Hawaii Ranks 47th in the Nation in Highway Performance and Cost-Effectiveness
36,000 travelers flew to Hawaii on Nov. 20; highest number since July
KHON: … The vast majority of 32,422 were visitors; 3,657 were residents coming home. The majority of travelers arrived in Honolulu (16,908), followed by Kahului (9,686), Kona (5,227) and Lihue (3,959).
Of the roughly 36,000 arrivals, 27,601 had a COVID-19 vaccine exemption and 6,489 took a negative COVID-test before entering the state.
The arrivals on Nov. 20 nearly matched pre-pandemic numbers, and roughly 60,000 more travelers are expected to enter the state through Monday, Nov. 22.
“We had been tracking about 15 to 20% under our kind of regular baseline, but now it’s catching up,” explained Lt. Gov. Josh Green….
read … 36,000 travelers flew to Hawaii on Nov. 20; highest number since July
Hawaii residents still back pandemic rules, poll finds
SA: … When asked for their impression of the coronavirus situation, 60% said it was “slowly getting better” while 12% said “it’s just about over now.” When asked about the state’s management of the pandemic, 62% said it was headed in the right direction….
Gov. David Ige has been criticized for his conservative approach to lifting restrictions even as average case counts and positivity rates in the state declined. The restaurant industry has said the 6-foot distance requirement hinders the recovery of struggling eateries.
But the poll found 44% strongly agreed, and 27% somewhat agreed, with 6-foot distancing between groups at restaurants and bars. Eleven percent somewhat disagreed and 6% strongly disagreed, while the rest were neutral….
More than a third, 36%, said they did not even dine in at a restaurant over the past month.
Also, a majority, 60%, said yes when asked whether the state should require all travelers arriving in Hawaii to test for COVID-19 even if they have proof of vaccination compared to 33% who said no.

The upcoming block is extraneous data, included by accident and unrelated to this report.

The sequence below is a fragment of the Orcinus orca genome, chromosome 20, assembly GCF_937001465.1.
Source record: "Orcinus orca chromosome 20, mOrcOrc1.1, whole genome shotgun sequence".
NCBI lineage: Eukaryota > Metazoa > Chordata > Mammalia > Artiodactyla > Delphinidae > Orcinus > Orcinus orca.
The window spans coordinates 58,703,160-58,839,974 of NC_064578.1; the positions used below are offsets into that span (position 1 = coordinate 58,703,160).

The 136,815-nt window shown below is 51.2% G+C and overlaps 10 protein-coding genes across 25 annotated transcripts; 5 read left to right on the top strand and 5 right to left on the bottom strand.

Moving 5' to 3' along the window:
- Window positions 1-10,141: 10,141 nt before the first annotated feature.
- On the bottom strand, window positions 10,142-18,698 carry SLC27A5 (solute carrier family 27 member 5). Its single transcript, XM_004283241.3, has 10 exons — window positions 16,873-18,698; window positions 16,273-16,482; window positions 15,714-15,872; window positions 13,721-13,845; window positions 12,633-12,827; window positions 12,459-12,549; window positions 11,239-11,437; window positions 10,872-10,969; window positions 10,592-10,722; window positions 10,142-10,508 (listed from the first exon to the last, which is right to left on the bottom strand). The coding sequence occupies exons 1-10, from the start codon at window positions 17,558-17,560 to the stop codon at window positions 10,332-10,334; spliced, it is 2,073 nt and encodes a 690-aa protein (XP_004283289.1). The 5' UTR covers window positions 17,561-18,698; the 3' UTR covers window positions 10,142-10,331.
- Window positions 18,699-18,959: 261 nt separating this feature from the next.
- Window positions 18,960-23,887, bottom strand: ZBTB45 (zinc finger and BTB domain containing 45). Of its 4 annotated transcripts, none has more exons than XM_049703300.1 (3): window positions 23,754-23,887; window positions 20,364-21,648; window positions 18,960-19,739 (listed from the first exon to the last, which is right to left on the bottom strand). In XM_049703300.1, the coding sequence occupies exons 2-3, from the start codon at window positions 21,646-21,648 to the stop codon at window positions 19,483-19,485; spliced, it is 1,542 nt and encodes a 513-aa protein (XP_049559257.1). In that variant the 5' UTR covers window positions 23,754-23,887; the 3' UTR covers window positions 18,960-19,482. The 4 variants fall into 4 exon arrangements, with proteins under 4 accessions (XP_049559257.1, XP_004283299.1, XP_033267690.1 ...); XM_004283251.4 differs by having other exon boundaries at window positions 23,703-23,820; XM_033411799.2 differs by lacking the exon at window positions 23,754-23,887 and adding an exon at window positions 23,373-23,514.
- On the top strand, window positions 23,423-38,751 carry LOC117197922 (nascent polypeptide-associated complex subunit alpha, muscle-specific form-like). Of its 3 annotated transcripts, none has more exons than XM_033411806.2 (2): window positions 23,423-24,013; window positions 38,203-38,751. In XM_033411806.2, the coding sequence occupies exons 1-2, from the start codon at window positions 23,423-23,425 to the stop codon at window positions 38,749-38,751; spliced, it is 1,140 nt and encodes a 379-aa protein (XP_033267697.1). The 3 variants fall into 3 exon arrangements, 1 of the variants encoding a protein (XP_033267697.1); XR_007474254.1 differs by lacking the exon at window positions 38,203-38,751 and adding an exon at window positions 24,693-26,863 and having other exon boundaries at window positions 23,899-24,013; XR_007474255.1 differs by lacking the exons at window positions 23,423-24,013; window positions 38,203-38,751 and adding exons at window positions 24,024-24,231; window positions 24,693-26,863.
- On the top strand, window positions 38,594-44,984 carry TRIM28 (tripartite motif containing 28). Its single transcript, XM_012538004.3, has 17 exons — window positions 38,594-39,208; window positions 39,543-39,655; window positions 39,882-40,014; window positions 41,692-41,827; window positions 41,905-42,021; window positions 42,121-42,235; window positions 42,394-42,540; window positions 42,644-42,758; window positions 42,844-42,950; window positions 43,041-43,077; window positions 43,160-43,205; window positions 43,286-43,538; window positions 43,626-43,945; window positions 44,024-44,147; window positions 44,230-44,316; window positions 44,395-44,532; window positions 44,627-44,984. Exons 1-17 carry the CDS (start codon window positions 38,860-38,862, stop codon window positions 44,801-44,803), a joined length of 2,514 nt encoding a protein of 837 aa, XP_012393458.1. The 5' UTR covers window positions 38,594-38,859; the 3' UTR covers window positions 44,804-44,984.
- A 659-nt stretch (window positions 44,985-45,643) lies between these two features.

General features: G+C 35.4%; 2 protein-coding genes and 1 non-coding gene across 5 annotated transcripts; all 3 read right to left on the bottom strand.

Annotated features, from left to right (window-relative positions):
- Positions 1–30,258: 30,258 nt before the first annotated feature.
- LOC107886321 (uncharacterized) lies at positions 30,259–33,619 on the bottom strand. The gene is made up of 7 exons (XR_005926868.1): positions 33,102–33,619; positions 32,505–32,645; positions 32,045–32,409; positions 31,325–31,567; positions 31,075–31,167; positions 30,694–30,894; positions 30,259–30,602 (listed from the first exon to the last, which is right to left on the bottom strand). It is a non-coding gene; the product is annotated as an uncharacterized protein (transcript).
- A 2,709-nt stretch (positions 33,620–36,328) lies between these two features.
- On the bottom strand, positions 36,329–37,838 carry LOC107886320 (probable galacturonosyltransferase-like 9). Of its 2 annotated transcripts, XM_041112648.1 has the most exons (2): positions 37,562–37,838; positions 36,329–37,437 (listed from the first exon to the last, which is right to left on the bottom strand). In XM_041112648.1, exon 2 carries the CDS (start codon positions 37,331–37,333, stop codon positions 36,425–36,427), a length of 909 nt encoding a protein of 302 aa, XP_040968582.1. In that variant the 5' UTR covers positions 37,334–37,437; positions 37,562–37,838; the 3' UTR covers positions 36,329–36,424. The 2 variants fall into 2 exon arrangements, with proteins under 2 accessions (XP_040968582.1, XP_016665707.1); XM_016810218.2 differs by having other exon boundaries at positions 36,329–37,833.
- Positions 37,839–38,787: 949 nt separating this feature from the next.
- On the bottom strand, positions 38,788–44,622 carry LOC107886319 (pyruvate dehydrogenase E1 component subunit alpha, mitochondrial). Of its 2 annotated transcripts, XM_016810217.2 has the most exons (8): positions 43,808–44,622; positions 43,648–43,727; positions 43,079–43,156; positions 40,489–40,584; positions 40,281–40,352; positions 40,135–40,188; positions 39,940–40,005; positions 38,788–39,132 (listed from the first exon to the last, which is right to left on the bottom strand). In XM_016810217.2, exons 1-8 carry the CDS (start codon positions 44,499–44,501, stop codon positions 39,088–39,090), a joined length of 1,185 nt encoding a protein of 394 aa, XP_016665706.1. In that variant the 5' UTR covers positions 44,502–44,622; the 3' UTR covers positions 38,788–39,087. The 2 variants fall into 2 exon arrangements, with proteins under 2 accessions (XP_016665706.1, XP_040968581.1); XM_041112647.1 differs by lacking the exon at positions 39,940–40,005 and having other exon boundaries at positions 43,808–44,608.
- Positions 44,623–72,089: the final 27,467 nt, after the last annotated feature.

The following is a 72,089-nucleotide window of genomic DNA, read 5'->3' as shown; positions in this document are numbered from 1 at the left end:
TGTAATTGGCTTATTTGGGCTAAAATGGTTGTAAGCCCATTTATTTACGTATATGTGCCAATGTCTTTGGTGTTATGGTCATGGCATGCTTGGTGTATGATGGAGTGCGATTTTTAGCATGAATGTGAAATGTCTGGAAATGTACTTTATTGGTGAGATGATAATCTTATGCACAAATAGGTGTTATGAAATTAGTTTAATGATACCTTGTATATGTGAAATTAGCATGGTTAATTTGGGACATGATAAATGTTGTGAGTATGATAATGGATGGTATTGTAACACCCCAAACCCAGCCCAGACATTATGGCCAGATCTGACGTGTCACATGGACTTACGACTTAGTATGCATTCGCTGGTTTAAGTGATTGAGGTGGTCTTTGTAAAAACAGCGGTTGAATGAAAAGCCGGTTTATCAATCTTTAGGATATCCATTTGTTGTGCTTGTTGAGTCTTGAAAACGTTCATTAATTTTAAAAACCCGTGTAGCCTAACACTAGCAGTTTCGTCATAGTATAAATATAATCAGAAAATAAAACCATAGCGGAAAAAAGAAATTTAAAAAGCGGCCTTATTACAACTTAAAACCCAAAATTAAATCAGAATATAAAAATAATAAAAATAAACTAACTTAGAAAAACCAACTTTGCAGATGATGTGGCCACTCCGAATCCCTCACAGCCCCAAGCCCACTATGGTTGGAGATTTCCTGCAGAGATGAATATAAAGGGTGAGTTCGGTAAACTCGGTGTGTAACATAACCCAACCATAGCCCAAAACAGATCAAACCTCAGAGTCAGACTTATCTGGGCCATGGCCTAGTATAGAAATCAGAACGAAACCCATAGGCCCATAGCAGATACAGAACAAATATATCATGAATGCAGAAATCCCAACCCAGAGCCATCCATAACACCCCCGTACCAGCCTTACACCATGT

More than three-quarters supported employee vaccine mandates, but many said there should be testing options.
Twenty-nine percent supported vaccine mandates, but with religious or medical exemptions and regular testing, while 22% supported them with regular testing as an option. Another 28% supported vaccine mandates with no exceptions or testing options.
Twenty percent said the mandates should not be allowed….
People also tend to like less ambiguous, finite conclusions — such as that restrictions can be dropped when 70% are vaccinated or that by January, masks can be ditched — but these clear answers are hard to provide with a pandemic.
If changes are framed as temporary, then people won’t invest in making long-term adjustments, focusing instead on when we can go back to the way it was….
read … Hawaii residents still back pandemic rules, poll finds
Blocking Agriculture: Hawaii’s regulations made it “probably the hardest in the country”
CB: … According to Michael Duponte, who recently retired from the University of Hawaii’s College of Tropical Agriculture and Human Resources, there have been four main hurdles for livestock and poultry in Hawaii: feed, waste management, land tenure and ever-evolving regulations.
Hidden Villa Ranch Executive Vice President Mike Sencer attests to the height of those hurdles: It has been more than eight years since the company purchased the land from Dole and it only recently sold its first eggs.
Villa Rose has outright ownership of the 317 acre property, purchased in 2013 for $6.4 million.